Level 2 of the EU’s Sustainable Finance Disclosure Regulation (SFDR), which boosts transparency requirements for asset managers, was introduced this week following months of groups struggling to prepare for the new disclosures.
The introduction of Level 2’s regulatory technical standards (RTS) on 1 January 2023 means fund providers will need to supply detailed sustainability-related disclosure obligations, and complete mandatory reporting templates.
Level 1 of SFDR, which came into force on 30 June 2021, required firms to publish and keep a statement on their website relating to their principal adverse impact (PAI) and due diligence policies.
Taking this further, Level 2’s mandatory reporting template outlines a set of indicators for the PAI statement, focusing on climate- and environment-related adverse impacts as well as social impacts such as human rights and anti-corruption.
These are divided into a set of 14 core indicators and 31 additional indicators and groups need to report on all 14 core indicators plus 2 additional (at least one climate-related and one social-related) indicators. The full list of indicators can be found here.
However, commentators in the lead-up to the Level 2 implementation and the new RTS have expressed concern over the lack of clarity surrounding requirements for SFDR Article 9 funds – specifically, how sustainable investment should be defined.
Following requests for clarification, the European Commission stated in June 2022: “For the avoidance of doubt, as stated by the European Commission in its SFDR Q&A from July 2021, financial products that have sustainable investment as an objective should only make sustainable investments.”
However, confusion continued and, as a result, many groups have downgraded active and passive Article 9 funds in the past few months of 2022 as a precautionary measure.
In December 2022, DWS joined groups such as BlackRock, UBS Asset Management, Amundi and BNP Paribas Asset Management in downgrading some of its passive Article 9 funds to Article 8.
A statement to the market from DWS cited a question from the European Supervisory Authority (ESA) to the European Commission about “whether financial products with a passive investment strategy which designate as a reference benchmark a Paris Aligned Benchmark can automatically be deemed to fulfil the conditions of Article 9 SFDR”.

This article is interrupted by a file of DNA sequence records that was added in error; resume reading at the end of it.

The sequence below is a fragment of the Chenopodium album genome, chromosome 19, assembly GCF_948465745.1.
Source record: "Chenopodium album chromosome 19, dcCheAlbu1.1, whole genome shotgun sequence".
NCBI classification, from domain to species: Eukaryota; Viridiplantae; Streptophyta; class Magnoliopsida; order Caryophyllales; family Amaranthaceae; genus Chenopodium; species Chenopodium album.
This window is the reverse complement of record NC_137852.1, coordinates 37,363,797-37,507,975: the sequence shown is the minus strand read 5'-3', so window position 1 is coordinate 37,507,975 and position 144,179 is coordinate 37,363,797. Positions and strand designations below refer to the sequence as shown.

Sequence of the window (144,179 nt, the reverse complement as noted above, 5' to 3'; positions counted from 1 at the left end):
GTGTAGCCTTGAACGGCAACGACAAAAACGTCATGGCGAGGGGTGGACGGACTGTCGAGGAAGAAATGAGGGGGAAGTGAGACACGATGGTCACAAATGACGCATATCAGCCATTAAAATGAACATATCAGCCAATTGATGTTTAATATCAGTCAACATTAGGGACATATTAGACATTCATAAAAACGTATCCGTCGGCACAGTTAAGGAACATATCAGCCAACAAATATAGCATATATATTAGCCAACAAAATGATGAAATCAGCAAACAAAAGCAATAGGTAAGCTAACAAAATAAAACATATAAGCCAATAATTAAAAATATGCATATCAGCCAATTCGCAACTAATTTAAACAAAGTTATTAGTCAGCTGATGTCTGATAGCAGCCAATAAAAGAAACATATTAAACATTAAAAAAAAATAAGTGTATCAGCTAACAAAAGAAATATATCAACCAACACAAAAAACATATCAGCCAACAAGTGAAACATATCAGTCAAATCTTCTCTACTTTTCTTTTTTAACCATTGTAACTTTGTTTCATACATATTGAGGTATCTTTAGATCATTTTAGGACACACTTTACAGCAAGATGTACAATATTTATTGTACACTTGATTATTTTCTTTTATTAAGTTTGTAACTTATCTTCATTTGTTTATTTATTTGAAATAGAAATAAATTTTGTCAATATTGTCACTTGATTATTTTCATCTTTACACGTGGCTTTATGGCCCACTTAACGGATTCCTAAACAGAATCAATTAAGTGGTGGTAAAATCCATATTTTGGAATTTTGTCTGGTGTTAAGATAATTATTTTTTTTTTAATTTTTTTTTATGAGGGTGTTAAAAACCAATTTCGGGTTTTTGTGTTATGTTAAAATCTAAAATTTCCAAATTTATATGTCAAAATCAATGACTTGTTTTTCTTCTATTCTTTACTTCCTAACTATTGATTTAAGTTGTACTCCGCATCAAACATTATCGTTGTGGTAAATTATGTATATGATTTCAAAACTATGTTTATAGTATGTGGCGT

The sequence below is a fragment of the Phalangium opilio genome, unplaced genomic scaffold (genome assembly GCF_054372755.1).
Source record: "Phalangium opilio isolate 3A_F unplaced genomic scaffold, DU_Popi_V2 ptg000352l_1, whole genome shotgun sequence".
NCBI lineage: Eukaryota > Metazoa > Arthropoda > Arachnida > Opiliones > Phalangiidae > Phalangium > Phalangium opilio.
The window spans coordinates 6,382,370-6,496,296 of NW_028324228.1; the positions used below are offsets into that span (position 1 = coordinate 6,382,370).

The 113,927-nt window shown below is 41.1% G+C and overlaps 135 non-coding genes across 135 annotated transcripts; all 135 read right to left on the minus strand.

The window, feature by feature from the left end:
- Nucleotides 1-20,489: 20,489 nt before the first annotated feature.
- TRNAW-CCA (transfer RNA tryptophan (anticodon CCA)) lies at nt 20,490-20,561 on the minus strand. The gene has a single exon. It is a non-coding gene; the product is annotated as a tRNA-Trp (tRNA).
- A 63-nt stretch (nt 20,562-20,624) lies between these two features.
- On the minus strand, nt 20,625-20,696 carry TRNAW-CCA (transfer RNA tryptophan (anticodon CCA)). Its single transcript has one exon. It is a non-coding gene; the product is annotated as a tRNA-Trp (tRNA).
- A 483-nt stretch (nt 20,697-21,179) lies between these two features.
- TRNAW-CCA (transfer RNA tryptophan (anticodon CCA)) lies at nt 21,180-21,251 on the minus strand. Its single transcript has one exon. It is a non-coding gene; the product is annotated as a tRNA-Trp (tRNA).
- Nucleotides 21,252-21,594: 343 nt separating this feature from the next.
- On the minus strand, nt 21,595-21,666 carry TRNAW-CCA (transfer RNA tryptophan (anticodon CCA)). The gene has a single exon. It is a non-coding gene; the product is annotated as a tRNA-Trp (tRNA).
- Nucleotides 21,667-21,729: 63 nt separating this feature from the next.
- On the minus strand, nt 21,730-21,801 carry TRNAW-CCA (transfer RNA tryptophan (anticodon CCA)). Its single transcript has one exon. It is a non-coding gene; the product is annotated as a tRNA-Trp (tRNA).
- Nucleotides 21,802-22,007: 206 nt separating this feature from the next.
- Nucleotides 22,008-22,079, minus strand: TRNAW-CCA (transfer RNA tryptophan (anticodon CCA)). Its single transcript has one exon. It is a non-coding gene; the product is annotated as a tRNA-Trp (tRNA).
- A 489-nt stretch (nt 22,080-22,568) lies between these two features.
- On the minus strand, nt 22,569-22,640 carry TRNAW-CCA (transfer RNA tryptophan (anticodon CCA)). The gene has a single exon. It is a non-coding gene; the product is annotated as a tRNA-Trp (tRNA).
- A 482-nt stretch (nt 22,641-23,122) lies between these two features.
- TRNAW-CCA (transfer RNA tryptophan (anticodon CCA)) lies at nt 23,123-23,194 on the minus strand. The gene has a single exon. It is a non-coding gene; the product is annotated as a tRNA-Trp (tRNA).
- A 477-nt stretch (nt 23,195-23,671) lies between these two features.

Until the European Commission provides clarity on this, or what is meant by “only make sustainable investments”, a number of DWS ETFs would disclose in line with Article 8 instead of Article 9 of SFDR, the group stated.
Worth the challenge
Carola van Lamoen, head of sustainable investing at Robeco, which itself made a small number of reclassifications of active funds, said despite the challenges the January SFDR requirements were welcome.
“Managers will have to be much more transparent in what their funds actually do from an ESG perspective, and also the outcomes of their decisions in terms on their wider impact on society.
“Despite the challenges the market has faced in the implementation of these regulations, the introduction of the RTS is a good thing, as it brings further transparency – so long as in the end this additional information is factored into the decision-making of asset owners, fund selectors and end investors,” said van Lamoen.
Fund reclassifications at the asset manager, she explained, were driven by a tightening of Robeco’s internal definition of sustainable investment.
“As Article 9 funds have to invest 100% in sustainable securities, under our new definitions, a small number of funds had to be reclassified.
“The Dutch regulator AFM has in its recent report on SFDR interpreted the reclassifications as a signal that fund managers have become more cautious, which it considers as an improvement.”
More than labels
According to Andy Pettit, director of policy research at Morningstar, the group saw over 40 products move from Article 9 to 8 in the run-up to the 1 January deadline.
Pettit said this was “as providers take on board that Article 9 products should be fully invested in assets qualifying as sustainable investments (excepting only cash and assets used for hedging purposes)”.
He explained although it has been used by many as a “de facto label“, SFDR is first and foremost a disclosure regime. The “meat” of those disclosures started on 1 January, “with the requirements on product providers to produce detailed annexes to their prospectuses and annual reports”.
“It’s these new disclosures that will really start to substantiate a product’s ESG objectives for investors, putting KPIs and metrics to them. The self-assignment of each product to Article 6, 8 or 9 is important because it dictates the details of what must be disclosed in the annexes,” said Pettit.